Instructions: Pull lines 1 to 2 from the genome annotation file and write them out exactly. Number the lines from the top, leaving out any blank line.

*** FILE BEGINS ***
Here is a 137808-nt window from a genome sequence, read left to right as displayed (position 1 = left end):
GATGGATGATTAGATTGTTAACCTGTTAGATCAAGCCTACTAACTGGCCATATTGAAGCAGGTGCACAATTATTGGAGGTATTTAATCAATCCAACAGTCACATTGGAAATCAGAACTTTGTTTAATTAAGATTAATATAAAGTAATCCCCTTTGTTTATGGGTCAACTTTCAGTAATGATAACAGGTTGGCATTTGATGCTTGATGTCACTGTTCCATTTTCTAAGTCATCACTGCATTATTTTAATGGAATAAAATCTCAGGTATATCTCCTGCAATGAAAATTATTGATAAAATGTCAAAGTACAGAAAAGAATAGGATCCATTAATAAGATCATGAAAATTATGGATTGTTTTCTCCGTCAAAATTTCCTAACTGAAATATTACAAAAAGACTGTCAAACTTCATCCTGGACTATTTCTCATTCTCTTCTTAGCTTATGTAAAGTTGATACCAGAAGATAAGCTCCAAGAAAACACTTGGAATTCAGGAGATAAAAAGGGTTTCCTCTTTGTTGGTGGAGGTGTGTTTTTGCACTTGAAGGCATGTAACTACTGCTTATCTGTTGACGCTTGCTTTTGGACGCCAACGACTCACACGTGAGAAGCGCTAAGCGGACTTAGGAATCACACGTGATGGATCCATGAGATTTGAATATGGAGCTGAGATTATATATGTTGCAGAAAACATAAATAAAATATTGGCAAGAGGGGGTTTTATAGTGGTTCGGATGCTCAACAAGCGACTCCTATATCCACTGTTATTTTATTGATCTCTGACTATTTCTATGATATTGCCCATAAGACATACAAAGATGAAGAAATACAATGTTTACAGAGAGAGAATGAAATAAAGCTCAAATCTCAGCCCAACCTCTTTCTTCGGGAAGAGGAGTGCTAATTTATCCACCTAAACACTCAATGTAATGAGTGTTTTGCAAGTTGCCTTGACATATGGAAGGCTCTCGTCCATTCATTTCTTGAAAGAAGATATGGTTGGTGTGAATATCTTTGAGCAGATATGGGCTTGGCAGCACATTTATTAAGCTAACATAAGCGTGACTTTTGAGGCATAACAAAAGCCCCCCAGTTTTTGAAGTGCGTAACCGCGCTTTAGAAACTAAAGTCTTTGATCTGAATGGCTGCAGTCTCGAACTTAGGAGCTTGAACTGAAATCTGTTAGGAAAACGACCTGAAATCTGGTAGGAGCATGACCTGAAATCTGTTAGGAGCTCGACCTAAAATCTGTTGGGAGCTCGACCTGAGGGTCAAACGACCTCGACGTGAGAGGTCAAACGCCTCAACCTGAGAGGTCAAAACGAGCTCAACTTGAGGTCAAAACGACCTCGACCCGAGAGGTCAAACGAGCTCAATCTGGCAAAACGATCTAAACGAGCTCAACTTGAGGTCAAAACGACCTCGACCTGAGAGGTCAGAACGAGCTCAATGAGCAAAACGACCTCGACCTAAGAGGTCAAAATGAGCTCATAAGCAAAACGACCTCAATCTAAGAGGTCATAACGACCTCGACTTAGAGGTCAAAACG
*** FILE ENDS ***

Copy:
Here is a 137808-nt window from a genome sequence, read left to right as displayed (position 1 = left end):
GATGGATGATTAGATTGTTAACCTGTTAGATCAAGCCTACTAACTGGCCATATTGAAGCAGGTGCACAATTATTGGAGGTATTTAATCAATCCAACAGTCACATTGGAAATCAGAACTTTGTTTAATTAAGATTAATATAAAGTAATCCCCTTTGTTTATGGGTCAACTTTCAGTAATGATAACAGGTTGGCATTTGATGCTTGATGTCACTGTTCCATTTTCTAAGTCATCACTGCATTATTTTAATGGAATAAAATCTCAGGTATATCTCCTGCAATGAAAATTATTGATAAAATGTCAAAGTACAGAAAAGAATAGGATCCATTAATAAGATCATGAAAATTATGGATTGTTTTCTCCGTCAAAATTTCCTAACTGAAATATTACAAAAAGACTGTCAAACTTCATCCTGGACTATTTCTCATTCTCTTCTTAGCTTATGTAAAGTTGATACCAGAAGATAAGCTCCAAGAAAACACTTGGAATTCAGGAGATAAAAAGGGTTTCCTCTTTGTTGGTGGAGGTGTGTTTTTGCACTTGAAGGCATGTAACTACTGCTTATCTGTTGACGCTTGCTTTTGGACGCCAACGACTCACACGTGAGAAGCGCTAAGCGGACTTAGGAATCACACGTGATGGATCCATGAGATTTGAATATGGAGCTGAGATTATATATGTTGCAGAAAACATAAATAAAATATTGGCAAGAGGGGGTTTTATAGTGGTTCGGATGCTCAACAAGCGACTCCTATATCCACTGTTATTTTATTGATCTCTGACTATTTCTATGATATTGCCCATAAGACATACAAAGATGAAGAAATACAATGTTTACAGAGAGAGAATGAAATAAAGCTCAAATCTCAGCCCAACCTCTTTCTTCGGGAAGAGGAGTGCTAATTTATCCACCTAAACACTCAATGTAATGAGTGTTTTGCAAGTTGCCTTGACATATGGAAGGCTCTCGTCCATTCATTTCTTGAAAGAAGATATGGTTGGTGTGAATATCTTTGAGCAGATATGGGCTTGGCAGCACATTTATTAAGCTAACATAAGCGTGACTTTTGAGGCATAACAAAAGCCCCCCAGTTTTTGAAGTGCGTAACCGCGCTTTAGAAACTAAAGTCTTTGATCTGAATGGCTGCAGTCTCGAACTTAGGAGCTTGAACTGAAATCTGTTAGGAAAACGACCTGAAATCTGGTAGGAGCATGACCTGAAATCTGTTAGGAGCTCGACCTAAAATCTGTTGGGAGCTCGACCTGAGGGTCAAACGACCTCGACGTGAGAGGTCAAACGCCTCAACCTGAGAGGTCAAAACGAGCTCAACTTGAGGTCAAAACGACCTCGACCCGAGAGGTCAAACGAGCTCAATCTGGCAAAACGATCTAAACGAGCTCAACTTGAGGTCAAAACGACCTCGACCTGAGAGGTCAGAACGAGCTCAATGAGCAAAACGACCTCGACCTAAGAGGTCAAAATGAGCTCATAAGCAAAACGACCTCAATCTAAGAGGTCATAACGACCTCGACTTAGAGGTCAAAACG